Background/Aims: 25-hydroxyvitamin D (25[OH]D) concentrations have been associated with cognitive decline and incident dementia in elderly populations; however, these relationships are susceptible to reverse causation. Less is known about the association of midlife 25(OH)D with long-term cognitive decline. Methods: This was a prospective cohort study of 13,044 participants (mean age 57 years at baseline) in the Atherosclerosis Risk in Communities Study. 25(OH)D was measured from serum collected at baseline (1990-1992) using liquid chromatography tandem high-sensitivity mass spectrometry. Cognition was assessed using 3 neuropsychological tests at 3 time points, which were combined into a composite cognitive Z-score. Multivariable-adjusted linear mixed-effects models with random intercepts and slopes were used to estimate associations between 25(OH)D and cognitive change over 20 years. Results: Compared to persons with sufficient 25(OH)D (≥30 ng/mL), those with deficient (< 20 ng/mL) and intermediate (20-< 30 ng/mL) 25(OH)D concentrations had similar cognitive decline in composite cognitive Z-scores (deficient versus sufficient: -0.035 [95% CI -0.104 to 0.033] and intermediate versus sufficient: -0.029 [95% CI -0.080 to 0.023]). Conclusions: Lower concentrations of 25(OH)D measured in midlife were not significantly associated with more rapid cognitive decline over a 20-year follow-up period. The results of this prospective study are less susceptible to reverse causation than prior studies.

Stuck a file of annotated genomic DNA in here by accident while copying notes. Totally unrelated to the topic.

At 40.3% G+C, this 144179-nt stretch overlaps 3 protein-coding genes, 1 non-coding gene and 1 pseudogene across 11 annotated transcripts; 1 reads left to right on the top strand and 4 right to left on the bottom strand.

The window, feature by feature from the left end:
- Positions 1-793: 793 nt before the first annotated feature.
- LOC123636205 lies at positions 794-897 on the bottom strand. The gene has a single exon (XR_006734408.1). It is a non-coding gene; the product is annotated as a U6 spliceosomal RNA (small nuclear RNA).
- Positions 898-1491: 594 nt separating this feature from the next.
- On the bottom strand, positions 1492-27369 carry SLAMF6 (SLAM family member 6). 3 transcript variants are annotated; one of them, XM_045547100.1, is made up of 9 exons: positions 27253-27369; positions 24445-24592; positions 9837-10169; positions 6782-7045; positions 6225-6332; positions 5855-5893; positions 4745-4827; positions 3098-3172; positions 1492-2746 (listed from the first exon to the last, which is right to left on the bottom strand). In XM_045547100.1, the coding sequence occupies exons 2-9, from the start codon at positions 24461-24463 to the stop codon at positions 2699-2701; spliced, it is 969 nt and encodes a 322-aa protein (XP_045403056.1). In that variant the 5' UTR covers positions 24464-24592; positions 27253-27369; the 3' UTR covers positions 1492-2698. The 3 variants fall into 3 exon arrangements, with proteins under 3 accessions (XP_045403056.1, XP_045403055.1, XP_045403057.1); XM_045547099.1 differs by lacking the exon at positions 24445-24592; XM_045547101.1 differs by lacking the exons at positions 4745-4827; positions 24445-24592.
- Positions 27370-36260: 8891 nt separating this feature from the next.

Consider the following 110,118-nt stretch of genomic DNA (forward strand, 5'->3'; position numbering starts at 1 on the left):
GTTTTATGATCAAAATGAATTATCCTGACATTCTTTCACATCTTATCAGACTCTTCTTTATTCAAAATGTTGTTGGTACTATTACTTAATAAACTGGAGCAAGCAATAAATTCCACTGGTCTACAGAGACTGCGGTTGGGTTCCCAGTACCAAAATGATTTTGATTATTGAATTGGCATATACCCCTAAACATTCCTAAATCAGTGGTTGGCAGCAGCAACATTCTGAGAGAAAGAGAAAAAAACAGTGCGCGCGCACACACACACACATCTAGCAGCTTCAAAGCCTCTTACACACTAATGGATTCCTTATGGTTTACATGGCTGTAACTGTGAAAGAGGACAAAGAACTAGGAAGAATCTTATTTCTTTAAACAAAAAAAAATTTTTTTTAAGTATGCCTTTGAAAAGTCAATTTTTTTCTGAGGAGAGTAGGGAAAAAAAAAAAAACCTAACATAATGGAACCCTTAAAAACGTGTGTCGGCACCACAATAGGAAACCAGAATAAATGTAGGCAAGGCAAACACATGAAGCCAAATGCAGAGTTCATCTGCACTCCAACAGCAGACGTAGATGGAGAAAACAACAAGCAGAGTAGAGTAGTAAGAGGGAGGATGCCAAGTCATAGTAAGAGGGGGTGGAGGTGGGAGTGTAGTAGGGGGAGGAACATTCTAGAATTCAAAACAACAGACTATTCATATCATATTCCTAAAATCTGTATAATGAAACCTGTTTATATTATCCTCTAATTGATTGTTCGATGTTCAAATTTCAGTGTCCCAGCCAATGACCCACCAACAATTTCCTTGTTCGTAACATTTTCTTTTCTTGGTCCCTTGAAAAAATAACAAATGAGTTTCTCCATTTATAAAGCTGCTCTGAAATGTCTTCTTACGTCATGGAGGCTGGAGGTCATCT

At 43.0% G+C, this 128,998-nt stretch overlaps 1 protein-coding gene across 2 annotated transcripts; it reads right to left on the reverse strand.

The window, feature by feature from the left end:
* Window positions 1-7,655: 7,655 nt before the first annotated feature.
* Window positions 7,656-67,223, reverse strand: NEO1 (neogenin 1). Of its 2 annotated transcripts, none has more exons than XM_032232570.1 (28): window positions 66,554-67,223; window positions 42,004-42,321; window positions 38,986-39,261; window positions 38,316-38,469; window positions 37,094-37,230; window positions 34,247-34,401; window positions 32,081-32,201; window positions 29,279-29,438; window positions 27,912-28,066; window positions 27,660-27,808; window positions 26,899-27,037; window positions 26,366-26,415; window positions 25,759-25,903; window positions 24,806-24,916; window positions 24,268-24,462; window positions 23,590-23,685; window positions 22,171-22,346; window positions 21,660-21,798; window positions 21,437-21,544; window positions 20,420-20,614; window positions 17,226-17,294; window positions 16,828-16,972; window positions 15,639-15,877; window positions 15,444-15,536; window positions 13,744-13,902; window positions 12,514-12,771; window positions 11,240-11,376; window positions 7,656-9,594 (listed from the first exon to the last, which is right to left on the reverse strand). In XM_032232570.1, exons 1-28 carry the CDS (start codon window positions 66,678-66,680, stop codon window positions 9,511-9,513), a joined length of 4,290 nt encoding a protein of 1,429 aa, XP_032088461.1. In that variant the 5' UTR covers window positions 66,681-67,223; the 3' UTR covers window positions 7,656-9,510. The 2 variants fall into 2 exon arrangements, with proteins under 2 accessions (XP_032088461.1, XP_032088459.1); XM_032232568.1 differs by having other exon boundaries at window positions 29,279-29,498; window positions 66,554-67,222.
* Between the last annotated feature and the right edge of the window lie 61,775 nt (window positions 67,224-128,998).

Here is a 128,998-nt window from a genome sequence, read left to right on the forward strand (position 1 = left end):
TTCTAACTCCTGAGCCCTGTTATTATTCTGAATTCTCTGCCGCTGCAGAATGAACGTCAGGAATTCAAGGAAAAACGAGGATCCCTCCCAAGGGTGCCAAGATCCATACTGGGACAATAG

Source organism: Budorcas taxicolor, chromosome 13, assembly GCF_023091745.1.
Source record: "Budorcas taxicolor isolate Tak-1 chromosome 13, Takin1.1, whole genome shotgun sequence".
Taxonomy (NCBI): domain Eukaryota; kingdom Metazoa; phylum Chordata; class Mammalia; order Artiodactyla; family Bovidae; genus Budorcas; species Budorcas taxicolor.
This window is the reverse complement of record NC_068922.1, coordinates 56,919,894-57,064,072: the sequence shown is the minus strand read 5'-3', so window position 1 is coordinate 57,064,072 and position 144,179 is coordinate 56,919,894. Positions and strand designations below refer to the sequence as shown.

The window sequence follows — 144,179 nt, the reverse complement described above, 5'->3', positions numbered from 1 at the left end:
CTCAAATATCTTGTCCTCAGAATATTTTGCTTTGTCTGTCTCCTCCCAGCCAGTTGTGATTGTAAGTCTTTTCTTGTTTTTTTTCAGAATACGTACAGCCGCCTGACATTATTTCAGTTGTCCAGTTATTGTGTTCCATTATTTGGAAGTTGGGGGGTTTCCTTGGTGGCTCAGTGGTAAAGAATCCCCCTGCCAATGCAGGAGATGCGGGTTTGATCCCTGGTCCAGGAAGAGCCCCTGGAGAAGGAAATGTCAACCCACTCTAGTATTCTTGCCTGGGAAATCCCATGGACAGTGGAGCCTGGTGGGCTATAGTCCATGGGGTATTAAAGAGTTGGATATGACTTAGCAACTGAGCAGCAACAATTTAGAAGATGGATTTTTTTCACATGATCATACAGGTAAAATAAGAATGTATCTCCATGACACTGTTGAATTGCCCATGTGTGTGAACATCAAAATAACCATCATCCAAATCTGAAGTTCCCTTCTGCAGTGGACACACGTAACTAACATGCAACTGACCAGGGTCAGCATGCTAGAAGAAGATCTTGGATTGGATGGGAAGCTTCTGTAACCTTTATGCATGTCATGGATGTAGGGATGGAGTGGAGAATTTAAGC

ASJC Scopus subject areas
- Clinical Neurology